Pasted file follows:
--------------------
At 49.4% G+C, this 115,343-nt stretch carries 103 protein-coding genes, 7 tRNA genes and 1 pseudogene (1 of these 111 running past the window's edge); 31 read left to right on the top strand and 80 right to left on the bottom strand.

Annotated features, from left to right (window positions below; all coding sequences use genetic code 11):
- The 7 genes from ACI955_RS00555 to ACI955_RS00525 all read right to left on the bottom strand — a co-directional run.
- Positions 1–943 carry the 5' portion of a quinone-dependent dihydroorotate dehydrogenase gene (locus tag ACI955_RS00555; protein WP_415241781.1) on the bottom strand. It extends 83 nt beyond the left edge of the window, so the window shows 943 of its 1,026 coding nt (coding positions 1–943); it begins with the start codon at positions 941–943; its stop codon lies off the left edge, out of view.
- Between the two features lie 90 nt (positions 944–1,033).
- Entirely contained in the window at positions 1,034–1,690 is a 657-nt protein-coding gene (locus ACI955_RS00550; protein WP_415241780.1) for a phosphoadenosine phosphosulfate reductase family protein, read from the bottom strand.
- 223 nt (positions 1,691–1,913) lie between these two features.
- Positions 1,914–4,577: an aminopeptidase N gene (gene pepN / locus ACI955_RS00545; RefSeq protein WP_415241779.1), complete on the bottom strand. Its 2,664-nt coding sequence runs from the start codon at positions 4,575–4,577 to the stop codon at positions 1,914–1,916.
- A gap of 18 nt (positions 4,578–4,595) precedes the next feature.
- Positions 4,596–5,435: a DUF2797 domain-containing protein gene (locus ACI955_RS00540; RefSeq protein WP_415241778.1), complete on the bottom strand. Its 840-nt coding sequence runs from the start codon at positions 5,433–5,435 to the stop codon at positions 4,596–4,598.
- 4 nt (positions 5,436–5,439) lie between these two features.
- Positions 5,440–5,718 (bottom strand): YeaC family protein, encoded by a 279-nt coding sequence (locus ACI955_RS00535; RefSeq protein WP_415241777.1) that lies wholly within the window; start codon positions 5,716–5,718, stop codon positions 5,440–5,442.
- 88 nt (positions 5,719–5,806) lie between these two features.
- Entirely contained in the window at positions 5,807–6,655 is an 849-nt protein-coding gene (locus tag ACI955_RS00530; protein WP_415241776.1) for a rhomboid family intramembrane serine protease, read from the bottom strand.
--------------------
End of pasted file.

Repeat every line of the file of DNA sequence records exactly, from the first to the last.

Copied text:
At 49.4% G+C, this 115,343-nt stretch carries 103 protein-coding genes, 7 tRNA genes and 1 pseudogene (1 of these 111 running past the window's edge); 31 read left to right on the top strand and 80 right to left on the bottom strand.

Annotated features, from left to right (window positions below; all coding sequences use genetic code 11):
- The 7 genes from ACI955_RS00555 to ACI955_RS00525 all read right to left on the bottom strand — a co-directional run.
- Positions 1–943 carry the 5' portion of a quinone-dependent dihydroorotate dehydrogenase gene (locus tag ACI955_RS00555; protein WP_415241781.1) on the bottom strand. It extends 83 nt beyond the left edge of the window, so the window shows 943 of its 1,026 coding nt (coding positions 1–943); it begins with the start codon at positions 941–943; its stop codon lies off the left edge, out of view.
- Between the two features lie 90 nt (positions 944–1,033).
- Entirely contained in the window at positions 1,034–1,690 is a 657-nt protein-coding gene (locus ACI955_RS00550; protein WP_415241780.1) for a phosphoadenosine phosphosulfate reductase family protein, read from the bottom strand.
- 223 nt (positions 1,691–1,913) lie between these two features.
- Positions 1,914–4,577: an aminopeptidase N gene (gene pepN / locus ACI955_RS00545; RefSeq protein WP_415241779.1), complete on the bottom strand. Its 2,664-nt coding sequence runs from the start codon at positions 4,575–4,577 to the stop codon at positions 1,914–1,916.
- A gap of 18 nt (positions 4,578–4,595) precedes the next feature.
- Positions 4,596–5,435: a DUF2797 domain-containing protein gene (locus ACI955_RS00540; RefSeq protein WP_415241778.1), complete on the bottom strand. Its 840-nt coding sequence runs from the start codon at positions 5,433–5,435 to the stop codon at positions 4,596–4,598.
- 4 nt (positions 5,436–5,439) lie between these two features.
- Positions 5,440–5,718 (bottom strand): YeaC family protein, encoded by a 279-nt coding sequence (locus ACI955_RS00535; RefSeq protein WP_415241777.1) that lies wholly within the window; start codon positions 5,716–5,718, stop codon positions 5,440–5,442.
- 88 nt (positions 5,719–5,806) lie between these two features.
- Entirely contained in the window at positions 5,807–6,655 is an 849-nt protein-coding gene (locus tag ACI955_RS00530; protein WP_415241776.1) for a rhomboid family intramembrane serine protease, read from the bottom strand.